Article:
Lately, when you get to the finance segment of news reports, you are more likely to hear that the markets are down, rather than up. Just in the last week, the OECD downgraded global growth forecasts, and in response, economists have been issuing dire warnings of a coming low growth, low return world.
These are economically pessimistic times. But for all the dire predictions and negative trends I believe the commentary is missing the opportunity that these economic could conditions also represent. Because historically speaking, it’s in times of the greatest economic need, that the greatest innovation has been fostered.
"It’s in times of the greatest economic need, that the greatest innovation has been fostered"
In the Great Depression of the late 1920s and 1930s, it was investment in military infrastructure and innovation that brought an end to the dire financial conditions, making it “the most technologically progressive decade of the 20th century”. During the commodities recession, and after the 1987 stockmarket crash, it was investment in internet technologies that fueled establishment and growth of businesses that now dominate our information and communications technology industries. And right now, investment in new forms of creative business processes and services that has the potential to inspire growth over the next decade.
So if it makes sense to invest in innovation for growth, it logically follows that we need to inspire innovation through encouraging creativity. And it turns out, we’re actually living through a highly creative period, too.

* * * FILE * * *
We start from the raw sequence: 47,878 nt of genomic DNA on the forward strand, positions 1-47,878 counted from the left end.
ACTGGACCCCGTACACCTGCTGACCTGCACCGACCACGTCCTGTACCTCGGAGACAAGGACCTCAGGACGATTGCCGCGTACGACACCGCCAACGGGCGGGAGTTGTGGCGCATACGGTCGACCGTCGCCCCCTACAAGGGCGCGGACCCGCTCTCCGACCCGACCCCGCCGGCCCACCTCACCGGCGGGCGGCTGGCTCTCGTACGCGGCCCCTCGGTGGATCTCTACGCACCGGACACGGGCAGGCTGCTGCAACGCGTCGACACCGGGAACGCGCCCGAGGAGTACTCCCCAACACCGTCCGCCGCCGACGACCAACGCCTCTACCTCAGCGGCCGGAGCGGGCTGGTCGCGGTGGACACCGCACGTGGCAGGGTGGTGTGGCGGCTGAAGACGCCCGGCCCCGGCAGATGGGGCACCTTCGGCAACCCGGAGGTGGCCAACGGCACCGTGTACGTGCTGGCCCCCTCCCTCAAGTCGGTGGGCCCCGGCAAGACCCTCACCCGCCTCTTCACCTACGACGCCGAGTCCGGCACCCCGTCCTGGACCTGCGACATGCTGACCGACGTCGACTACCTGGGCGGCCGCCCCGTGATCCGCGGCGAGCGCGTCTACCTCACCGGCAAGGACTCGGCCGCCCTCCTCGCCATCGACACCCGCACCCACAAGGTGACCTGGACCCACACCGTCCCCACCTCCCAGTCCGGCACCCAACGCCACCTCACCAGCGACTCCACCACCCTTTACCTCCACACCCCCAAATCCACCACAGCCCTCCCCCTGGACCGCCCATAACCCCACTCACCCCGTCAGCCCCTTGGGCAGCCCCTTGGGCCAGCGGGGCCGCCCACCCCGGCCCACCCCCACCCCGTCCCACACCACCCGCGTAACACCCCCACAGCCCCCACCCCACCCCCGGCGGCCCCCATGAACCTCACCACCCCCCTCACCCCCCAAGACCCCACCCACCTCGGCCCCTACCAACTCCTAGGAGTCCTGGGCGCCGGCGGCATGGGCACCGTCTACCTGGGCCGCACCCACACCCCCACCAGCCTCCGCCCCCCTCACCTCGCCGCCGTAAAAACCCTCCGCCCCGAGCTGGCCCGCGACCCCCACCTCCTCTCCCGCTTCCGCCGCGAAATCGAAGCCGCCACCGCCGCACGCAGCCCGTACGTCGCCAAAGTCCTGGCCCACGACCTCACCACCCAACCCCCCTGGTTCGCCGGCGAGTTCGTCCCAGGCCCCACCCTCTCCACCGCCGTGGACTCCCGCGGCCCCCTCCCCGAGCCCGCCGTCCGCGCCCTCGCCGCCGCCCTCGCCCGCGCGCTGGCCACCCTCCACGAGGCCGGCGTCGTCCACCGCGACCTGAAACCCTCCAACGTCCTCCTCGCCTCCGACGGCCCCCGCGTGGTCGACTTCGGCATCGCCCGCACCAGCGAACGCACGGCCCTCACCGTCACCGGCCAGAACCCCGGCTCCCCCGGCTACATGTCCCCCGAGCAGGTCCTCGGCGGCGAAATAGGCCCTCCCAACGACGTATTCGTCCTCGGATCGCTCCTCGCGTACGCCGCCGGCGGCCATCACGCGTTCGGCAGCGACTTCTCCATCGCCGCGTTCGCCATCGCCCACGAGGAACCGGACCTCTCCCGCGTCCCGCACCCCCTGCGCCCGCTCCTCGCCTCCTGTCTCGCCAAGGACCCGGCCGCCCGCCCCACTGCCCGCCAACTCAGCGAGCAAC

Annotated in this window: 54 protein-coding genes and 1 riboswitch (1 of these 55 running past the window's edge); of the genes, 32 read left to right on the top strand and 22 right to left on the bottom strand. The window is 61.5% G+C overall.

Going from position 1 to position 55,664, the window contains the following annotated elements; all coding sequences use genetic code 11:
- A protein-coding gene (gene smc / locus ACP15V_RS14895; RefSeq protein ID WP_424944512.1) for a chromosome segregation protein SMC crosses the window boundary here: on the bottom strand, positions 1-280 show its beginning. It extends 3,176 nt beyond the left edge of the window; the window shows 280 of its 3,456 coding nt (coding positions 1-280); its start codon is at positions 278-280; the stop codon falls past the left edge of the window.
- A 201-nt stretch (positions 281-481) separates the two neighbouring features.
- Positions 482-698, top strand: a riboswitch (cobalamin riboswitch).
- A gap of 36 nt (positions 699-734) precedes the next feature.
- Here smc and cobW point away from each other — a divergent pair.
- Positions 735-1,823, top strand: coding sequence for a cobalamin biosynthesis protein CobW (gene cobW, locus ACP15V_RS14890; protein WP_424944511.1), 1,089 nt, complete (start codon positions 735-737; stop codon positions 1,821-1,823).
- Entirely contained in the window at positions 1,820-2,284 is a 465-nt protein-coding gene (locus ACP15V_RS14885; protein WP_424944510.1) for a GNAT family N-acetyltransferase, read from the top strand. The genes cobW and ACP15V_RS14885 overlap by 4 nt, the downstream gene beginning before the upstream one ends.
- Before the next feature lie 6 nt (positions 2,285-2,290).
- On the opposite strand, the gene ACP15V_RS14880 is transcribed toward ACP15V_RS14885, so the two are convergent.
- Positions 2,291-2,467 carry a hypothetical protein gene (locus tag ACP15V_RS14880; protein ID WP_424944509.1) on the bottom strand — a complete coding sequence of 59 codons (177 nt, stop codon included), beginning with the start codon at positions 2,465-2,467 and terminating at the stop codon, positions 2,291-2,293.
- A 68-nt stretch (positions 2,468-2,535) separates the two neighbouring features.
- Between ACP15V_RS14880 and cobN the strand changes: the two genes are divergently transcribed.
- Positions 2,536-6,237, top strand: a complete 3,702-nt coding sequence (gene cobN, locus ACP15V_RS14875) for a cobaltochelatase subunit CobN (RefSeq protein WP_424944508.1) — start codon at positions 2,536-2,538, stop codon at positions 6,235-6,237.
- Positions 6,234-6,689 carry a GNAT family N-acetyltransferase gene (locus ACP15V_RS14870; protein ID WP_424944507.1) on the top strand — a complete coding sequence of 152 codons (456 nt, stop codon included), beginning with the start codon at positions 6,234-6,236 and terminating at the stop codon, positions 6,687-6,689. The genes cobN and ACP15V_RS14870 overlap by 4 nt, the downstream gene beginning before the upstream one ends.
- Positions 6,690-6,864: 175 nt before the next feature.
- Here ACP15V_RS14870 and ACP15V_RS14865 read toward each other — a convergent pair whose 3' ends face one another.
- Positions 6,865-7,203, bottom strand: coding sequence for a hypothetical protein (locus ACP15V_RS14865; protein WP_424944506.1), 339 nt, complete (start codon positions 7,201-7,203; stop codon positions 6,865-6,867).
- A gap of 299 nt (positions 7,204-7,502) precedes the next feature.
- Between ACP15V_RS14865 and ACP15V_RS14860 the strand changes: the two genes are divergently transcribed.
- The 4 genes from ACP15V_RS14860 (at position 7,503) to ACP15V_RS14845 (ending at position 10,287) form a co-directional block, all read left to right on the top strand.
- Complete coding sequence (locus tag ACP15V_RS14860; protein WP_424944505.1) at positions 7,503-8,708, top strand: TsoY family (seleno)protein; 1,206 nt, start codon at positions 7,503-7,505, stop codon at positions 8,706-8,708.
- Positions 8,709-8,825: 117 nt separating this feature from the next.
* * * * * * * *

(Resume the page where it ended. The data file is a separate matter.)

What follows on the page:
As the media landscape has diversified, there have emerged more opportunities for individuals and organizations to communicate, as well as to share and to create content. Over 500 million tweets are being posted to Twitter every day. 60 hours of video content is being uploaded to YouTube every minute. More than 140,000 photos will be posted to Instagram, and a whopping 140 billion emails will be sent today. As humans, we have an ever-growing array of channels through which we can publish, consume and share ideas.
And while all this creative content development is going on, the data around these practices and channels of communication is growing ever more sophisticated, and there are emerging opportunities for improving understanding about market needs, social trends, stock availability, production efficiencies and so on. We have an extraordinary amount of data available to us, and mapping that data allows us to identify opportunities for process improvement.
"The ingredients for innovation are proliferating daily"
And with tools like lean canvas development, agile innovation management and design thinking to shape change, the basic innovation process execution resources are also widely available and understood.
So if the mix of creativity, data insights and innovation facilitation is all there, what’s holding wide scale innovation back? And why are commentators warning of a low growth and low return world?
At least part of the problem appears to be resistance to change. The great theorist of entrepreneurship, Joseph Schumpeter once said that conspicuous progress comes from organizations that invest in continuous innovation, a process he called ‘creative destruction’. It can be tempting for organizations to look at the news reports of a global economic slowdown, and think that the best way to ride out the storm is to stifle innovation, and to focus on core business activities, without embracing change. But this is a dangerous strategy. While new firms are being established every day that can shape the future of business and drive growth, companies that adhere to old business processes risk being innovated out of business.
Innovation is the key to growth in a period of global economic stagnation.
Failure to innovate may well be the barrier to getting global growth back on track.
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